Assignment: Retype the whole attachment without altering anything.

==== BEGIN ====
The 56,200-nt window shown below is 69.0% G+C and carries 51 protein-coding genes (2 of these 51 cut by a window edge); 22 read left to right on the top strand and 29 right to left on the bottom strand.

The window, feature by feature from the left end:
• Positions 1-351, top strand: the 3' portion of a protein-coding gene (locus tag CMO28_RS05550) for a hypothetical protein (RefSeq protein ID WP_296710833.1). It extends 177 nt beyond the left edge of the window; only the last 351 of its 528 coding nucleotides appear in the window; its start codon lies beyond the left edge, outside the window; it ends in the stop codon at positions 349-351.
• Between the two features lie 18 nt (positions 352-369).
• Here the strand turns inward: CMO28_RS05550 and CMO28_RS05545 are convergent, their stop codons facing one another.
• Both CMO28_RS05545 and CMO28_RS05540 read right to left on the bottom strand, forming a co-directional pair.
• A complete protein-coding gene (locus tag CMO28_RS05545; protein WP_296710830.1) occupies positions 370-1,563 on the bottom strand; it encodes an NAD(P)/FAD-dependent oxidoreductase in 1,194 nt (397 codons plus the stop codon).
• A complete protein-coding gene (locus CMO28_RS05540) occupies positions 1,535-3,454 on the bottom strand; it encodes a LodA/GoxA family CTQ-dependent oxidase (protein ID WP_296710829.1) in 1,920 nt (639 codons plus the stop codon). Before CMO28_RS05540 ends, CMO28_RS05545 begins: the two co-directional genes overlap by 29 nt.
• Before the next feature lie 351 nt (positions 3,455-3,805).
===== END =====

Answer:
The 56,200-nt window shown below is 69.0% G+C and carries 51 protein-coding genes (2 of these 51 cut by a window edge); 22 read left to right on the top strand and 29 right to left on the bottom strand.

The window, feature by feature from the left end:
• Positions 1-351, top strand: the 3' portion of a protein-coding gene (locus tag CMO28_RS05550) for a hypothetical protein (RefSeq protein ID WP_296710833.1). It extends 177 nt beyond the left edge of the window; only the last 351 of its 528 coding nucleotides appear in the window; its start codon lies beyond the left edge, outside the window; it ends in the stop codon at positions 349-351.
• Between the two features lie 18 nt (positions 352-369).
• Here the strand turns inward: CMO28_RS05550 and CMO28_RS05545 are convergent, their stop codons facing one another.
• Both CMO28_RS05545 and CMO28_RS05540 read right to left on the bottom strand, forming a co-directional pair.
• A complete protein-coding gene (locus tag CMO28_RS05545; protein WP_296710830.1) occupies positions 370-1,563 on the bottom strand; it encodes an NAD(P)/FAD-dependent oxidoreductase in 1,194 nt (397 codons plus the stop codon).
• A complete protein-coding gene (locus CMO28_RS05540) occupies positions 1,535-3,454 on the bottom strand; it encodes a LodA/GoxA family CTQ-dependent oxidase (protein ID WP_296710829.1) in 1,920 nt (639 codons plus the stop codon). Before CMO28_RS05540 ends, CMO28_RS05545 begins: the two co-directional genes overlap by 29 nt.
• Before the next feature lie 351 nt (positions 3,455-3,805).